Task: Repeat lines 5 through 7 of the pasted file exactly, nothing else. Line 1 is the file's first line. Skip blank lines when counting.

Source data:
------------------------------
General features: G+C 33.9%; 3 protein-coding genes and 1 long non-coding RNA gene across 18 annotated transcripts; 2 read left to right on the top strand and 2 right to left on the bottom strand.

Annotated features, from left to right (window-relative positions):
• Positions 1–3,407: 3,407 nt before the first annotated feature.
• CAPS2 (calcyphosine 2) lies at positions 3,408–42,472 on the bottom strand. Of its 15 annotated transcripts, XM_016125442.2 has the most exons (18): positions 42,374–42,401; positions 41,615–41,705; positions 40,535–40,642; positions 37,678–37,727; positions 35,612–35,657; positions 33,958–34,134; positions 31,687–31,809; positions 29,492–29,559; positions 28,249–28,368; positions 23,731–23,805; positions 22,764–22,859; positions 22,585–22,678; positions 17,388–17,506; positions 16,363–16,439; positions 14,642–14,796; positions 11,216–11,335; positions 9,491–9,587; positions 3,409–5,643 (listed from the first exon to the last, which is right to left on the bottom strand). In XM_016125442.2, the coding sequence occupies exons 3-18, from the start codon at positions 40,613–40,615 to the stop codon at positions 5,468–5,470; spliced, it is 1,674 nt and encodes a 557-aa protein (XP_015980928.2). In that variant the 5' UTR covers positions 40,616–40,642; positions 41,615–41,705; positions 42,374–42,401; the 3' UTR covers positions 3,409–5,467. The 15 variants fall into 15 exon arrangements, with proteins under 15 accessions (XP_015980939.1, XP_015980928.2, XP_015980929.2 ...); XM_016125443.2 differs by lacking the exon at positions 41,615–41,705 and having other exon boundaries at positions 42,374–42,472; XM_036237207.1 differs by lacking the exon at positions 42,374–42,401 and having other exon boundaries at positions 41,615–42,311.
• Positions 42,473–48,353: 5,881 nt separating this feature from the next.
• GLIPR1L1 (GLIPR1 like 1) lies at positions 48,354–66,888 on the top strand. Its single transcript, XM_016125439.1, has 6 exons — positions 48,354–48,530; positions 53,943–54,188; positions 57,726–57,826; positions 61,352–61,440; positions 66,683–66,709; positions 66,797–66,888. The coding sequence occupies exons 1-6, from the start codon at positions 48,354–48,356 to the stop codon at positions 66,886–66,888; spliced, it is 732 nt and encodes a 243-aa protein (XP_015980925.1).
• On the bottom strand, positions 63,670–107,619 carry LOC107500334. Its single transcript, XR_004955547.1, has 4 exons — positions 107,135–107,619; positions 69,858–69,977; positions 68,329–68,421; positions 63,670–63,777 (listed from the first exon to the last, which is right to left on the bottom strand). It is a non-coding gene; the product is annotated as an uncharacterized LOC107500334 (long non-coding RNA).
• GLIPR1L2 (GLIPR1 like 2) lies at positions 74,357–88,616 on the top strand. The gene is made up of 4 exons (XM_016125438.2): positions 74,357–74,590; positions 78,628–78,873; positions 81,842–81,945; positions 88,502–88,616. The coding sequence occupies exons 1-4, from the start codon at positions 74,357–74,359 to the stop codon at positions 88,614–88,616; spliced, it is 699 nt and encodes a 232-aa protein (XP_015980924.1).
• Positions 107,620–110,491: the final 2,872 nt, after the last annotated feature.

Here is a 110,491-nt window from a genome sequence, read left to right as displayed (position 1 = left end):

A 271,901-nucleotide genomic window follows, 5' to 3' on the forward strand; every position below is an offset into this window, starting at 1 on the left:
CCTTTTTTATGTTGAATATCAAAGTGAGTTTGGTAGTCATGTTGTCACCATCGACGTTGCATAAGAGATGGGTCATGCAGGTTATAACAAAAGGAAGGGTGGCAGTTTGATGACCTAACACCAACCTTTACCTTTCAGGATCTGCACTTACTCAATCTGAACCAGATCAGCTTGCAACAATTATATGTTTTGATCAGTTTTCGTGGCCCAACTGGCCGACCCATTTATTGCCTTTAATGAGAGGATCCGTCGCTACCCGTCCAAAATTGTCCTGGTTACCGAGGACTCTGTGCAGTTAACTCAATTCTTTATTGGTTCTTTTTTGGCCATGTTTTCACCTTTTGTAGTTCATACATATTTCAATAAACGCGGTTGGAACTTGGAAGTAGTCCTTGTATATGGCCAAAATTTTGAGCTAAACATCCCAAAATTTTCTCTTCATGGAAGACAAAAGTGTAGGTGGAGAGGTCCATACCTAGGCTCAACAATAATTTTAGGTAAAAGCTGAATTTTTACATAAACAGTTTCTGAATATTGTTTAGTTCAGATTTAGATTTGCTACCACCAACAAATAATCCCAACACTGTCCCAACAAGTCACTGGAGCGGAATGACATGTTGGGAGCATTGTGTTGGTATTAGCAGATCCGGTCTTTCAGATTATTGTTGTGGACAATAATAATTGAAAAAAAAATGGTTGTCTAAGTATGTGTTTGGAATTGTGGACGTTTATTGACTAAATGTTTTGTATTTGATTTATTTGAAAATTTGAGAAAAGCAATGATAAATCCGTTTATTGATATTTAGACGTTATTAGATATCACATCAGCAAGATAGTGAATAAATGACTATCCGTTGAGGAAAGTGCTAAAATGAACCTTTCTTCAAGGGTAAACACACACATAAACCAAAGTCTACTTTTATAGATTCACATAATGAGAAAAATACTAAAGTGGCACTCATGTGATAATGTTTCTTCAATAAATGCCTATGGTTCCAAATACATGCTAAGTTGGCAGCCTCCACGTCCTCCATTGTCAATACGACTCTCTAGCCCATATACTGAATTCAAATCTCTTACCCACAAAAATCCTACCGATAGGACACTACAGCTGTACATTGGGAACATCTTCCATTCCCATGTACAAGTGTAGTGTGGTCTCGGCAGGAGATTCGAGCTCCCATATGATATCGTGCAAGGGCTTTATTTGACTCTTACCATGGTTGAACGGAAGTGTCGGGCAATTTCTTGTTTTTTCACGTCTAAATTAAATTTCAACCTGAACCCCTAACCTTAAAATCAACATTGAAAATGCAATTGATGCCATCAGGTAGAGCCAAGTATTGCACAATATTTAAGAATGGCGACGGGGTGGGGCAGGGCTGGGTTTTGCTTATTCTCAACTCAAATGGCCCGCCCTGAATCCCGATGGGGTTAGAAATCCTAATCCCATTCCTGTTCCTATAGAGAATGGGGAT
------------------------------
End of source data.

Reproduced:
• Positions 42,473–48,353: 5,881 nt separating this feature from the next.
• GLIPR1L1 (GLIPR1 like 1) lies at positions 48,354–66,888 on the top strand. Its single transcript, XM_016125439.1, has 6 exons — positions 48,354–48,530; positions 53,943–54,188; positions 57,726–57,826; positions 61,352–61,440; positions 66,683–66,709; positions 66,797–66,888. The coding sequence occupies exons 1-6, from the start codon at positions 48,354–48,356 to the stop codon at positions 66,886–66,888; spliced, it is 732 nt and encodes a 243-aa protein (XP_015980925.1).
• On the bottom strand, positions 63,670–107,619 carry LOC107500334. Its single transcript, XR_004955547.1, has 4 exons — positions 107,135–107,619; positions 69,858–69,977; positions 68,329–68,421; positions 63,670–63,777 (listed from the first exon to the last, which is right to left on the bottom strand). It is a non-coding gene; the product is annotated as an uncharacterized LOC107500334 (long non-coding RNA).